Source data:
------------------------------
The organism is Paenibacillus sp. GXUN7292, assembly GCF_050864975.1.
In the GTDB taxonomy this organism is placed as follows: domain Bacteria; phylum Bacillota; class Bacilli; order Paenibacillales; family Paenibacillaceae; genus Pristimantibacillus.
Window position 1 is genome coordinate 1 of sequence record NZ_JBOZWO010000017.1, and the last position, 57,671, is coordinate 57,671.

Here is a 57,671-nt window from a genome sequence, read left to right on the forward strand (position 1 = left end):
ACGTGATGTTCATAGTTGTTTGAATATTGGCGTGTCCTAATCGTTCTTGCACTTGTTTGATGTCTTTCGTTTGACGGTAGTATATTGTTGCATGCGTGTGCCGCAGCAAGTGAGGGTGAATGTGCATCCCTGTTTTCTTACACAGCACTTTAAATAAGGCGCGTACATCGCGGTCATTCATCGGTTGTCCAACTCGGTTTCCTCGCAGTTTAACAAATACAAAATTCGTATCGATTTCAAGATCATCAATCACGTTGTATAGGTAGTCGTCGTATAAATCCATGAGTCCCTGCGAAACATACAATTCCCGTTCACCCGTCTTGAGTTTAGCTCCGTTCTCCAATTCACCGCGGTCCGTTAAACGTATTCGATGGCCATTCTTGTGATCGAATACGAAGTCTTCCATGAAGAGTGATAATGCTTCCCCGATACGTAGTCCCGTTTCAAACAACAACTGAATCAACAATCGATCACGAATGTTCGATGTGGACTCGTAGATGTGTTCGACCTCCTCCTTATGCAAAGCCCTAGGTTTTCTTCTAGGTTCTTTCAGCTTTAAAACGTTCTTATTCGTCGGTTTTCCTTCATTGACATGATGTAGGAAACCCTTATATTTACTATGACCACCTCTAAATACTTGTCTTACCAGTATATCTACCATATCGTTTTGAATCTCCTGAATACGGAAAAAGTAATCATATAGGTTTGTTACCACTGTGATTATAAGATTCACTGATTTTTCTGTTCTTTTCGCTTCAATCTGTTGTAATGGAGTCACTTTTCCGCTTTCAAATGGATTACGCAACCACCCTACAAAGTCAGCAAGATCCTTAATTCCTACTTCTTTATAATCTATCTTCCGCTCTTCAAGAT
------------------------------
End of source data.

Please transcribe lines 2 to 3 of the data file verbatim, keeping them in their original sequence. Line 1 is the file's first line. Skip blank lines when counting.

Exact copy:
In the GTDB taxonomy this organism is placed as follows: domain Bacteria; phylum Bacillota; class Bacilli; order Paenibacillales; family Paenibacillaceae; genus Pristimantibacillus.
Window position 1 is genome coordinate 1 of sequence record NZ_JBOZWO010000017.1, and the last position, 57,671, is coordinate 57,671.